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Jazz piano - can anyone share experience/expertise please?

(6 Posts)
lingle Fri 11-Sep-09 09:30:26

DS1 (6.7) recently started piano. My father is a semi-professional jazz musician, very well thought of.

I'm wondering about Ds1 learning jazz piano rather than just classical.

Any experiences?

Katisha Fri 11-Sep-09 09:44:25

The Associated BOard do a jazz syllabus. I am quite interested in this for DS(19) who is Grade 2 in the normal scheme, but his teacher insists the jazz syllabus is much harder and doesn't want him to do it at this stage. But I suspect she is a traditionalist.

lingle Fri 11-Sep-09 09:50:52

Katisha,

I think that lots and lots of "ordinary" teachers and musicians are a bit scared of jazz.......

What appeals to me is the focus on rhythm and improvisation. Also the fact that when he's in his 20s he'll have a real following if he can sit down at a piano and play jazz piano, less so if he sits down and plays a classical sonata moderately well!

Dad says (and to be honest I agree) that the majority of classically trained music students are rhythmically "stiff".

Katisha Fri 11-Sep-09 09:59:37

Sorry DS is 9 not 19!

Yes - I am a pianist and can't improvise to save my life. But that's not to say all classically trained people are like me - I think increasingly these days people are crossing over between classical and jazz and other types of music as well.

But anyway DS is getting quite unkeen on piano and I thought this might be a way forward to keep him interested, so I am surprised the teacher is so resistant. I know she does teach the jazz grades to some. I think she feels he has a talent for piano (which he does) and wants to make sure his technique is good before he starts wading off into unchartered waters.
I shall monitor the situation. If he continues to feel iffy about normal piano lessons I'll have to look around.

lingle Fri 11-Sep-09 10:33:04

"I think she feels he has a talent for piano (which he does) and wants to make sure his technique is good before he starts wading off into unchartered waters"

dad thinks that classical teaching methods actually dampen down the rhythm and improvisation "bits" of your brain. You lose the swing........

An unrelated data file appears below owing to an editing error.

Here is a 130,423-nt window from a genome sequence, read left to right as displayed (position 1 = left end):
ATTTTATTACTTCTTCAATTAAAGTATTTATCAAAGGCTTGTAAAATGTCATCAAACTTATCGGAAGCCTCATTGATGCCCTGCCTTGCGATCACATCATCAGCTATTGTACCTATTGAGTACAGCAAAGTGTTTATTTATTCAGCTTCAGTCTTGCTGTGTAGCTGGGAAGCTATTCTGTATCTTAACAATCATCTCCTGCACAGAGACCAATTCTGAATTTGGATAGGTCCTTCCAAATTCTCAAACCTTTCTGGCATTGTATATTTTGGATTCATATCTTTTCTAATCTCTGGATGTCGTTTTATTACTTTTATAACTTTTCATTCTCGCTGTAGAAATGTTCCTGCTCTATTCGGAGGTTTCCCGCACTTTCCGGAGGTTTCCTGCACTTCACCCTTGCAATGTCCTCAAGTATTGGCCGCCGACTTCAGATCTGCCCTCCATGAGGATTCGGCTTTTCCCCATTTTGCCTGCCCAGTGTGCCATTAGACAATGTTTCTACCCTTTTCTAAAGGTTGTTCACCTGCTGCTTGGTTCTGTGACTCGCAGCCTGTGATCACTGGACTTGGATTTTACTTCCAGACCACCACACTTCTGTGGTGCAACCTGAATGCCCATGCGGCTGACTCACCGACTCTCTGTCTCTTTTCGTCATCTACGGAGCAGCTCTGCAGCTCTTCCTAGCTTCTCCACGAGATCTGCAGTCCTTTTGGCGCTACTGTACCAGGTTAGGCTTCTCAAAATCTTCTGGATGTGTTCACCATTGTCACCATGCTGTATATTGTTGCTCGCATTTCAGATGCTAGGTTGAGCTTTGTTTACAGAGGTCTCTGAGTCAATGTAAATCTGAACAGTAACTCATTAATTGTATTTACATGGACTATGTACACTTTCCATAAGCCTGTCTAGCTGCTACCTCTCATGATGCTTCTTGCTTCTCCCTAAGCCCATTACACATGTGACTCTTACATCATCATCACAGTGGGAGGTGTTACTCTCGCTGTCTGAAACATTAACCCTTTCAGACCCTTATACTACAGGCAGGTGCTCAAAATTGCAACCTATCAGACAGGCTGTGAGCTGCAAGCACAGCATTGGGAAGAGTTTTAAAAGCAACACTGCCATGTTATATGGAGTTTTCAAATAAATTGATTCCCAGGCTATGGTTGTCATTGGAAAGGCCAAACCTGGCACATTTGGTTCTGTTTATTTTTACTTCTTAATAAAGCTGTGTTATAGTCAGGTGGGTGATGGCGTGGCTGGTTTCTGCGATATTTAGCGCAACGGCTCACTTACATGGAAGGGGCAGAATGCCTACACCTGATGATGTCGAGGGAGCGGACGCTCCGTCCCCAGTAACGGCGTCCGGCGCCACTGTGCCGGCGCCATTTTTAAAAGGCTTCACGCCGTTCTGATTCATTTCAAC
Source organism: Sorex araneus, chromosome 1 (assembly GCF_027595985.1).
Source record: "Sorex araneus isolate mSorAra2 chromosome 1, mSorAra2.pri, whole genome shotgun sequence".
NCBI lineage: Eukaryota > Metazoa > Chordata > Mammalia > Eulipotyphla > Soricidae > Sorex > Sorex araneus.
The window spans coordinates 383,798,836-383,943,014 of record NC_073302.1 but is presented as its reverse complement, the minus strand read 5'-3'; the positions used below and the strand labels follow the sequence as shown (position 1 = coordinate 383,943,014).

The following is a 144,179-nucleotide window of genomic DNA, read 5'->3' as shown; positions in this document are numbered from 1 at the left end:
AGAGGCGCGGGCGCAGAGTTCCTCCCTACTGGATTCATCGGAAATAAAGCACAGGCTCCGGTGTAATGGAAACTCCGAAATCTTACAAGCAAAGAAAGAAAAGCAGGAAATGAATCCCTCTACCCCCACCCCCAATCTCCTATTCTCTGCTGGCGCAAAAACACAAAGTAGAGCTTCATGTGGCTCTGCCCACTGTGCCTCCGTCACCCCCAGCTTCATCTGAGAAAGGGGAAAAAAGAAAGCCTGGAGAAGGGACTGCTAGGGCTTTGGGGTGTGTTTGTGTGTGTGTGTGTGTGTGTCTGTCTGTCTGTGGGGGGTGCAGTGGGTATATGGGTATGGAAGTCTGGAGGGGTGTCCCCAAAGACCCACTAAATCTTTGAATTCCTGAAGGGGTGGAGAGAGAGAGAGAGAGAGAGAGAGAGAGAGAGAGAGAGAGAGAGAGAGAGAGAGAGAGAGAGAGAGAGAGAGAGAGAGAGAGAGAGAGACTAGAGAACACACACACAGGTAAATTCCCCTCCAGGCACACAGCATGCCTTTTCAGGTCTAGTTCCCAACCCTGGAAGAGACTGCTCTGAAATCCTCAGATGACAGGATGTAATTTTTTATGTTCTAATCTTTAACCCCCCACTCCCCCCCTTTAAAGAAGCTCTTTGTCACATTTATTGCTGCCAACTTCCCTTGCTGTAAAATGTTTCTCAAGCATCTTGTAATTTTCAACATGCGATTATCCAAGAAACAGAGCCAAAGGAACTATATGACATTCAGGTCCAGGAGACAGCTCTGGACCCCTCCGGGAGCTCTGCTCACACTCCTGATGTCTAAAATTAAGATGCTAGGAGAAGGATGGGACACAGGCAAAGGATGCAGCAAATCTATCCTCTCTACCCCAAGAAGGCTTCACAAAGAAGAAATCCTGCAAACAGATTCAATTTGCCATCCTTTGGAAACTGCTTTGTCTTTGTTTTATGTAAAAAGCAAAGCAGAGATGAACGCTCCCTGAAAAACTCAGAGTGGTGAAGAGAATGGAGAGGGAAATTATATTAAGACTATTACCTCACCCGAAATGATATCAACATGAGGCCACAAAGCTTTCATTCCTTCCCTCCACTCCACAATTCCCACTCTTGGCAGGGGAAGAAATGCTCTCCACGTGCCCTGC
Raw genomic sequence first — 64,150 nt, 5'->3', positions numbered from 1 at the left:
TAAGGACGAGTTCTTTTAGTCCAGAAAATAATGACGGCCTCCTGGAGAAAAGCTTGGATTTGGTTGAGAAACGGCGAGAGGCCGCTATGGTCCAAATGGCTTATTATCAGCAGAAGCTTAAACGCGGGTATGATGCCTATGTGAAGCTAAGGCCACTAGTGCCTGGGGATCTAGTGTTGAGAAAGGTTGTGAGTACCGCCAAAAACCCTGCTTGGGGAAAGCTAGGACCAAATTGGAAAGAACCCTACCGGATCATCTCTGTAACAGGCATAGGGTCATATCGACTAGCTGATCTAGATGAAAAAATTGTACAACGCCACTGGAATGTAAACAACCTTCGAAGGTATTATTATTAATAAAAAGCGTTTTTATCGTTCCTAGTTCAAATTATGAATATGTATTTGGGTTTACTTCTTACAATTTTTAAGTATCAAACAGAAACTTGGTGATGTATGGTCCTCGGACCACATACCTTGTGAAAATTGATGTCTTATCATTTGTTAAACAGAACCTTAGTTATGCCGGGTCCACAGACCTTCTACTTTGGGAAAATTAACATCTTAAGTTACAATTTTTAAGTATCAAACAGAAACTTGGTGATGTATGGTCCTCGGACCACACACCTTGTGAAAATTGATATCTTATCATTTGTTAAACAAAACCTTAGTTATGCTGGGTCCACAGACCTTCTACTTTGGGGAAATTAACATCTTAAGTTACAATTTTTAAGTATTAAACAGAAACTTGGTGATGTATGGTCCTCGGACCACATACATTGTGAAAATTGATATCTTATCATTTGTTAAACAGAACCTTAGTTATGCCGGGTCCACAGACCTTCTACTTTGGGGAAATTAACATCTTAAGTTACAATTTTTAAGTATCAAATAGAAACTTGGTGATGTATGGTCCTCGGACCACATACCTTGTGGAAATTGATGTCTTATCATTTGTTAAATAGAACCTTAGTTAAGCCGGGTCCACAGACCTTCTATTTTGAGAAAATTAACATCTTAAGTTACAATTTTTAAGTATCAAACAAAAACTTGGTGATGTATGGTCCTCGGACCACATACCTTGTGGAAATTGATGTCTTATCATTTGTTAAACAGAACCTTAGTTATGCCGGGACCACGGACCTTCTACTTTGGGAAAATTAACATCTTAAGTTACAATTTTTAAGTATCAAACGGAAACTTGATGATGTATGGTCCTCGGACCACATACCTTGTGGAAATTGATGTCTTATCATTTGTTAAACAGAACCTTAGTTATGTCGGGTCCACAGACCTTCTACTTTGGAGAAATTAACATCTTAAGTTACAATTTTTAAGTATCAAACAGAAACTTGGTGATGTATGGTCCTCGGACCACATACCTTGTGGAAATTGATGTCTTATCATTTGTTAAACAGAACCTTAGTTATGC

It doesn't have to be that way. We had a near-beginner viola player in our string quartet the other day. After a few failed efforts to keep up reading the music, we just started yelling out the root of the chord to him which he played in a crotchet rhythm - so he actually got the experience of ensemble playing.......and was doing what he'd be doing in a rock band(Purcell meanwhile was turning in his grave).

snorkie Sat 26-Sep-09 15:49:37

Missed this before. I know a child who did jazz grades & they seemed to work fine as an alternative to the traditional ones (though the child gave up at around grade 4 as I recall). His teacher had never taught them before - most haven't and many are a bit reluctant to try - as you rightly say a bit scared by it. This teacher was also a bit reluctant, but in the event really enjoyed it - the books are well presented too apparently with everything you need (including scales) in them. The exams stop at grade 5 though, so if you want to go further with exams classical is the only way.

Ds joined a swing band recently & I heard his first performance as a jazz pianist today. He was certainly enjoying it & seemed to be doing the right things. He's done classical all the way so far & is approaching grade 8 standard, but I'm not experienced enough to say if he had enough natural swing for jazz or, if not, if it's irreversably gone due to classical training. It will be a shame if that is the case, as I think jazz might well be ds's thing, though he does enjoy classical as well.

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